Nutrition and Learning: How what our kids eat is tied to behavior and learning
Integrated Learning Strategies (ILS) is a learning and academic center. As a reminder, ILS is not a health care provider and none of our materials or services provide a diagnosis or treatment of a specific condition or learning challenge you may see in your child or student. If you seek a diagnosis or treatment for your child or student, please contact a trained professional who can provide an evaluation of the child.
Hi guys! It is Rachael here from Eazy Peazy Mealz again, and today I wanted to share some of the changes I have seen in my son’s learning and behavior with some diet modifications.
My disclaimer is that we have a long way to go, but we are heading in the right direction and seeing results. So I will be sharing some of our favorite foods for giving kids what they need for good behavior and improved learning.
Have you ever heard a parent, or even yourself, say something like, “You have had too much sugar today, you are so hyper!”? I think we all know intrinsically that what we eat can impact behavior. But we often only associate the negative parts of this.
For example, too many treats might lead to excess energy and tantrums in children. Too much fatty foods can lead to excess weight and cellulite in adults. But just like when we put unhealthy things in our bodies we get unhealthy results, the opposite is true.
Let’s put it another way, if avoiding bad foods can help avoid bad behaviors, wouldn’t encouraging good foods encourage good behaviors? Well it does. What your child eats is a huge factor in their behavior and learning. Making a few changes to a child’s diet can have profound effects on how they function and behave, and how easily they learn.
In order for the brain to work properly and for neuro pathways to form, it has to be nourished. Nourishing the brain with healthy foods and water will enable students to engage and excel more readily.
But what exactly does the brain need? In order for the neurons in the brain to function properly they need the following five things:
- Good Fats
- Complex Carbohydrates
Let’s look at each of these things one at a time, and look at a recipe you can use to help get more of these essential things in your child’s diet.
Of the solid matter in the brain, 60% is fat. The membranes are mostly polyunsaturated fats, and by eating a diet rich in fats you help the brain maintain flexible, dynamic membranes that can transmit and receive information, as well as many other critical functions. Like energy. Fats provide energy for the brain. But it has to be good fats.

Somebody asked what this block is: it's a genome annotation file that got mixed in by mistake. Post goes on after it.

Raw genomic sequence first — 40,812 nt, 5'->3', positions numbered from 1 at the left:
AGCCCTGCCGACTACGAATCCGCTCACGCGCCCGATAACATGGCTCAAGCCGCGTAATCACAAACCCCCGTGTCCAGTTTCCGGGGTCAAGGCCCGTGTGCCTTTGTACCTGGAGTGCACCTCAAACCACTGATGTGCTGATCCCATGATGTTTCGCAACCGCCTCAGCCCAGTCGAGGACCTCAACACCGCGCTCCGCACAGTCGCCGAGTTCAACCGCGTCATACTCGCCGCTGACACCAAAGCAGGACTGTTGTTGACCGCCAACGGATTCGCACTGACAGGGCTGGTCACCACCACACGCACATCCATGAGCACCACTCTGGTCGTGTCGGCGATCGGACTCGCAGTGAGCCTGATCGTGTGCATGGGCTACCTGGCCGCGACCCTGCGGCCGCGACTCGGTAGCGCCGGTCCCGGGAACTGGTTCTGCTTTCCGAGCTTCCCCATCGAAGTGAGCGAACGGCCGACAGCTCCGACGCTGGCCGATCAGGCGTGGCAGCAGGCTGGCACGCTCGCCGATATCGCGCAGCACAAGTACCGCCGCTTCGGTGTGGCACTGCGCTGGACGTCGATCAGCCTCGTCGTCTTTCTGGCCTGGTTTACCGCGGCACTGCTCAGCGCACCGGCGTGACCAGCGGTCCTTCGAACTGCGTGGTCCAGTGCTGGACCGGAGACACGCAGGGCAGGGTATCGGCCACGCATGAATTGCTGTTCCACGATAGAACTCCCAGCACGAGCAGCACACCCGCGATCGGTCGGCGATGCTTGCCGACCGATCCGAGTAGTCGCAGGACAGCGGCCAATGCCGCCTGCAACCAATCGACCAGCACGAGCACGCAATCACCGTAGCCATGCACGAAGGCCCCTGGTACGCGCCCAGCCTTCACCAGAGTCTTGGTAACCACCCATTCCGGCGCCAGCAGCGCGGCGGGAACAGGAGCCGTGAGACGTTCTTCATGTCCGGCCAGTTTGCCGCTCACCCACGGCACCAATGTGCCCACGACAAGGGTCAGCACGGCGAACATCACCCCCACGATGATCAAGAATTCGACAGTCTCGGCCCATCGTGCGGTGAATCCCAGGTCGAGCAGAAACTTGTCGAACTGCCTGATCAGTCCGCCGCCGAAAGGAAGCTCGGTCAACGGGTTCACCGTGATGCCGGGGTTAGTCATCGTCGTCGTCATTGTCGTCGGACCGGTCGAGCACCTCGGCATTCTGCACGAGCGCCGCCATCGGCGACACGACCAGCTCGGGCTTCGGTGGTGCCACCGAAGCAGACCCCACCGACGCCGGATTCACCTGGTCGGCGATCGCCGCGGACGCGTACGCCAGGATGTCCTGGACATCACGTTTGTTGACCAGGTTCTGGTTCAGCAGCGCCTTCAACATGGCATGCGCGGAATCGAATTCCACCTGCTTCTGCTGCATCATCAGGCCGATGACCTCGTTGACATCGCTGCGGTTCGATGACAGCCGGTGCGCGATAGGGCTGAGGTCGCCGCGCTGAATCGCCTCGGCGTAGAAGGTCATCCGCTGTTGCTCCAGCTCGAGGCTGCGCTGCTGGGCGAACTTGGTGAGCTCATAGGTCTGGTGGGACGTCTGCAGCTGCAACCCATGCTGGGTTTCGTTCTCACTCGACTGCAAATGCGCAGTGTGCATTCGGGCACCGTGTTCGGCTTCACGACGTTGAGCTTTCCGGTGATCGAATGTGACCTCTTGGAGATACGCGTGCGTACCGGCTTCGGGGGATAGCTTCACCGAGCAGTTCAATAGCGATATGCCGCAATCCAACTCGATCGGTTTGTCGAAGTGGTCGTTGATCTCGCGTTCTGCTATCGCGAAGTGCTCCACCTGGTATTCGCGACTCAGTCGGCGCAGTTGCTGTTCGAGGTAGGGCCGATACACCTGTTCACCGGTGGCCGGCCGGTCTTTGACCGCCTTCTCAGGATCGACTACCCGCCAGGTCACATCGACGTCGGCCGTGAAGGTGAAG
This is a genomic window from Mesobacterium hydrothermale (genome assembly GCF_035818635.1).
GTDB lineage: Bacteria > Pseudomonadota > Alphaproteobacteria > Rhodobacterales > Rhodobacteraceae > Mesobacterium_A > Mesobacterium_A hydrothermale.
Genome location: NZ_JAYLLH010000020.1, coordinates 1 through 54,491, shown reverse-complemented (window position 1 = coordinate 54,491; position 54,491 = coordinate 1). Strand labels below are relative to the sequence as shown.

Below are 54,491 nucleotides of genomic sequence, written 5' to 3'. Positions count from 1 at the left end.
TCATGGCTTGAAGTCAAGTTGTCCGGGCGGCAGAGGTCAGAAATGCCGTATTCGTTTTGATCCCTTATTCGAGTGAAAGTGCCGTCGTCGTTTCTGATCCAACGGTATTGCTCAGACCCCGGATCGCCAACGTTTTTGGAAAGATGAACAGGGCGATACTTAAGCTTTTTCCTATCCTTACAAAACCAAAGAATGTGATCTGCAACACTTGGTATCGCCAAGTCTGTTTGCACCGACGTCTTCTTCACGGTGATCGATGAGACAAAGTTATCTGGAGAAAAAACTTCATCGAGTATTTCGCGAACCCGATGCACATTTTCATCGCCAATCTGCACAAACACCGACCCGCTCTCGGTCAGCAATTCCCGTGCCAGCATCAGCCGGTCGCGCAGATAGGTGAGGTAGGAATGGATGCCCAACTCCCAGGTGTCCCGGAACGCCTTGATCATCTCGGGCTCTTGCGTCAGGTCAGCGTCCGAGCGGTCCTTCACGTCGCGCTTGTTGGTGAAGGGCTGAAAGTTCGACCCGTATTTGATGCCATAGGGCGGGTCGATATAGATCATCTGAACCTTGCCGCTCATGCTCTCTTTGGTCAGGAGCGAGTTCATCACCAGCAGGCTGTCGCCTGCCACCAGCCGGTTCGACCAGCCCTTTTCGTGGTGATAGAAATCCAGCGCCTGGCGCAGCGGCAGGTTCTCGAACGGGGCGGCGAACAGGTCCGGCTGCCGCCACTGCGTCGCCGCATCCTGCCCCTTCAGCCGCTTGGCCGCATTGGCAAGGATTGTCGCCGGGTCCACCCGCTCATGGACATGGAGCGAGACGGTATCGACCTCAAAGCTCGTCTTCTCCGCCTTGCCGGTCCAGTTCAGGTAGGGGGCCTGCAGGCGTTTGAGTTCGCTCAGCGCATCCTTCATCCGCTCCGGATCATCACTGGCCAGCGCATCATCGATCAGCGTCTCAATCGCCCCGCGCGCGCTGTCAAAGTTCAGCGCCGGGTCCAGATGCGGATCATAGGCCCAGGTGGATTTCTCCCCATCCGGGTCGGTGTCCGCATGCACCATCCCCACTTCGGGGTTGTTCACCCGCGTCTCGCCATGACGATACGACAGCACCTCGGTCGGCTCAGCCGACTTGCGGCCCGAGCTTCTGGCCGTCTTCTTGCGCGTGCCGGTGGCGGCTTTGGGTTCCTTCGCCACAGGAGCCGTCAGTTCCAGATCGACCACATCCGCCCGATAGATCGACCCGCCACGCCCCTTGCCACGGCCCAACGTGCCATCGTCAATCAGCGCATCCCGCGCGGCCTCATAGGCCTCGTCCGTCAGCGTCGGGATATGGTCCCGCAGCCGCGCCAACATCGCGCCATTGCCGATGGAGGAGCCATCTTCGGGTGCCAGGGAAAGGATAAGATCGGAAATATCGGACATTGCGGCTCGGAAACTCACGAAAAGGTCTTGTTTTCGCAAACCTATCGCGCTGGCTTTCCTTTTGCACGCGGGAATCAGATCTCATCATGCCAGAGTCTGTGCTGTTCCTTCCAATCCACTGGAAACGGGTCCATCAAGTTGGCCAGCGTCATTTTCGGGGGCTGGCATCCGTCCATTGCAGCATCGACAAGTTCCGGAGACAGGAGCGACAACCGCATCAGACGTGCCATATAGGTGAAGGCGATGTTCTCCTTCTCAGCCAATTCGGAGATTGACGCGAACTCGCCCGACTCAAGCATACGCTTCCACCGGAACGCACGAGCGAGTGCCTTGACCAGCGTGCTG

Good fats are not what you find in French fries, fried nuggets, chips, crackers, etc. But rather in things like the nut butter we shared previously here (LINK TO IT), eggs, and lean meats, fish, legumes, etc.
Add healthy fats in your child’s snacking with these “Chocolate Chip Cookie” Apple Sandwiches
We have talked about protein a ton, but let’s get a little more detailed. Protein is what provides the amino acids, or building blocks, for building those neuro-pathways, and the support structures for neurons. In other words, without protein your brain would not be able to create new pathways (learn). Additionally proteins help protect the DNA and cell components of the brain against damage. Pretty important stuff. Again, good protein is key.
Good proteins can be found in raw nuts, baked and grilled meats that aren’t covered in unhealthy sauces. Etc. Consider good protein sources.
Add healthy proteins all day long, including breakfast with these Chocolate Fudge Protein Waffles.
Carbs are an energy source for the brain. This is a tricky one. See, sugar tends to be the main fuel for the brain. However, too many kids consume and excess of sugar, which leads to a great burst of energy, followed by things like having trouble concentrating, unstable blood sugar levels, and drowsiness. Cut down the sugar and focus on a diet with complex carbs such as whole grains rather than sugars.
This Zucchini Shrimp Scampi is a great exmple of a complex carb (Yes Zucchini is a complex carb) and a great way to help kids get what they need without added refined sugars.
These are things like the vitamins, zinc, etc. Kids only need a little, but they are key for brain health, and unfortunately, according to the National Health and Nutrition Survey, less than 15% of kids are meeting the daily recommendation. Not surprising when you consider the nutrient value in foods like pizza, chicken nuggets, chips, soda, etc.
Help your kids get the micronutrients they need with whole fruits, salads, and cut veggies. These easy to take along with you snack cups are a great way to make eating this way convenient on the go.
Neurons store water, and need water for optimal brain health and function. A dehydrated kid means a kid whose brain is not functioning at its full potential. Water keeps the brain from over heating (which leads to cognitive decline).
Sugary beverages can lead to dehydration. Focus on water! If you want some flavor, consider fruited water like these.
Helping your child get what he or she needs in his or her diet for optimal brain function is all about providing good foods they want to eat, and limiting those over sugared, over processed, unhealthy options!
Integrated Learning Strategies is a Utah-based center dedicated to helping mainstream children and children with learning challenges achieve academic success. Our services provide kids with non-traditional tutoring programs within the Davis County, Kaysville, Layton, Syracuse, Farmington, and Centerville areas. Areas to find Integrated Learning Strategies include: Reading tutors in Kaysville, Math tutors in Kaysville, Common Core Tutors in Kaysville, Tutors in Utah, Utah Tutoring Programs
15 Jan 2020 - Emotional Grounding